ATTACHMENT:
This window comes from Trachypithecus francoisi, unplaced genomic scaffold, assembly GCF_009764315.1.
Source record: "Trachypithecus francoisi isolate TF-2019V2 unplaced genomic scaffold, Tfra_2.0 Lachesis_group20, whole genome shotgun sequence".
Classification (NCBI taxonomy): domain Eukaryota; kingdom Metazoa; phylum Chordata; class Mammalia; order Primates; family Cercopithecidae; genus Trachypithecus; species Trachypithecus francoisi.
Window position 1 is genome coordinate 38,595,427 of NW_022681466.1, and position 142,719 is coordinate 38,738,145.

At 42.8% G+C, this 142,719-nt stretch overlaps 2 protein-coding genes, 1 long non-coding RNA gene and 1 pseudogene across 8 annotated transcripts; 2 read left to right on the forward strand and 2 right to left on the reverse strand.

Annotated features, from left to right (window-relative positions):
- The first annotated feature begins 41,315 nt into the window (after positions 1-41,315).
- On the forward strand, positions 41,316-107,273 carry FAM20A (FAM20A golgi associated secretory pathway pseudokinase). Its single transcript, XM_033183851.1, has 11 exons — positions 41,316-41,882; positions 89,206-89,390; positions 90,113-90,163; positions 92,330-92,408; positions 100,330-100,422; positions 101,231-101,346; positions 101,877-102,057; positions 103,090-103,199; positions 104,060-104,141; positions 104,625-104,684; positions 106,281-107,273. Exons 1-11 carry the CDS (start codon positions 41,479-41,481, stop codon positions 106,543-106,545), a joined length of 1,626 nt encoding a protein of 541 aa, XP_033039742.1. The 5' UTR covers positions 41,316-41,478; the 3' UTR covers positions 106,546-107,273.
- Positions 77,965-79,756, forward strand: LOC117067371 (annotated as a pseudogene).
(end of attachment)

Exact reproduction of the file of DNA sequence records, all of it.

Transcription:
This window comes from Trachypithecus francoisi, unplaced genomic scaffold, assembly GCF_009764315.1.
Source record: "Trachypithecus francoisi isolate TF-2019V2 unplaced genomic scaffold, Tfra_2.0 Lachesis_group20, whole genome shotgun sequence".
Classification (NCBI taxonomy): domain Eukaryota; kingdom Metazoa; phylum Chordata; class Mammalia; order Primates; family Cercopithecidae; genus Trachypithecus; species Trachypithecus francoisi.
Window position 1 is genome coordinate 38,595,427 of NW_022681466.1, and position 142,719 is coordinate 38,738,145.

At 42.8% G+C, this 142,719-nt stretch overlaps 2 protein-coding genes, 1 long non-coding RNA gene and 1 pseudogene across 8 annotated transcripts; 2 read left to right on the forward strand and 2 right to left on the reverse strand.

Annotated features, from left to right (window-relative positions):
- The first annotated feature begins 41,315 nt into the window (after positions 1-41,315).
- On the forward strand, positions 41,316-107,273 carry FAM20A (FAM20A golgi associated secretory pathway pseudokinase). Its single transcript, XM_033183851.1, has 11 exons — positions 41,316-41,882; positions 89,206-89,390; positions 90,113-90,163; positions 92,330-92,408; positions 100,330-100,422; positions 101,231-101,346; positions 101,877-102,057; positions 103,090-103,199; positions 104,060-104,141; positions 104,625-104,684; positions 106,281-107,273. Exons 1-11 carry the CDS (start codon positions 41,479-41,481, stop codon positions 106,543-106,545), a joined length of 1,626 nt encoding a protein of 541 aa, XP_033039742.1. The 5' UTR covers positions 41,316-41,478; the 3' UTR covers positions 106,546-107,273.
- Positions 77,965-79,756, forward strand: LOC117067371 (annotated as a pseudogene).